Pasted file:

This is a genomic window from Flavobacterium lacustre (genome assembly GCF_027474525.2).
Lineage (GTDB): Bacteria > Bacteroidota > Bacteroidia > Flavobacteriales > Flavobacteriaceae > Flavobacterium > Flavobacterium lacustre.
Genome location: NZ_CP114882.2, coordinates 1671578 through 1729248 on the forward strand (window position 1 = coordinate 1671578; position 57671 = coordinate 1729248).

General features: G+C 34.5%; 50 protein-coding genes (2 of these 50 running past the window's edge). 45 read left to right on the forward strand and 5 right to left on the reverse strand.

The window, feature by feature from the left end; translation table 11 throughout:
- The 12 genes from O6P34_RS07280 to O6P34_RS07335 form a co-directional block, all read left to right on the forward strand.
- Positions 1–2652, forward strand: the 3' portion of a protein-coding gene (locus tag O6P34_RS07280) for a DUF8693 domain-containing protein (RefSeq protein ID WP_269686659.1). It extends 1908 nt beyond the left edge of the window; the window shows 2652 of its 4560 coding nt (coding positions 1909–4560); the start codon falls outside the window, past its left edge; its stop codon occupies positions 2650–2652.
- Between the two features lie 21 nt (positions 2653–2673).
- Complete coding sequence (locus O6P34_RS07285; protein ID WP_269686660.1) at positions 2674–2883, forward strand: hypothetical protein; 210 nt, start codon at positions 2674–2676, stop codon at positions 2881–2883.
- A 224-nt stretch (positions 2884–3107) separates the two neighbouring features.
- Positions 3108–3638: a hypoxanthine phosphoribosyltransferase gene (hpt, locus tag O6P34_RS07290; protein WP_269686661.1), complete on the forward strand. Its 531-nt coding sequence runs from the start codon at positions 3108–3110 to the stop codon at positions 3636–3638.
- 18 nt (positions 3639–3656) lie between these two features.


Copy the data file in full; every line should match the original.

This is a genomic window from Flavobacterium lacustre (genome assembly GCF_027474525.2).
Lineage (GTDB): Bacteria > Bacteroidota > Bacteroidia > Flavobacteriales > Flavobacteriaceae > Flavobacterium > Flavobacterium lacustre.
Genome location: NZ_CP114882.2, coordinates 1671578 through 1729248 on the forward strand (window position 1 = coordinate 1671578; position 57671 = coordinate 1729248).

General features: G+C 34.5%; 50 protein-coding genes (2 of these 50 running past the window's edge). 45 read left to right on the forward strand and 5 right to left on the reverse strand.

The window, feature by feature from the left end; translation table 11 throughout:
- The 12 genes from O6P34_RS07280 to O6P34_RS07335 form a co-directional block, all read left to right on the forward strand.
- Positions 1–2652, forward strand: the 3' portion of a protein-coding gene (locus tag O6P34_RS07280) for a DUF8693 domain-containing protein (RefSeq protein ID WP_269686659.1). It extends 1908 nt beyond the left edge of the window; the window shows 2652 of its 4560 coding nt (coding positions 1909–4560); the start codon falls outside the window, past its left edge; its stop codon occupies positions 2650–2652.
- Between the two features lie 21 nt (positions 2653–2673).
- Complete coding sequence (locus O6P34_RS07285; protein ID WP_269686660.1) at positions 2674–2883, forward strand: hypothetical protein; 210 nt, start codon at positions 2674–2676, stop codon at positions 2881–2883.
- A 224-nt stretch (positions 2884–3107) separates the two neighbouring features.
- Positions 3108–3638: a hypoxanthine phosphoribosyltransferase gene (hpt, locus tag O6P34_RS07290; protein WP_269686661.1), complete on the forward strand. Its 531-nt coding sequence runs from the start codon at positions 3108–3110 to the stop codon at positions 3636–3638.
- 18 nt (positions 3639–3656) lie between these two features.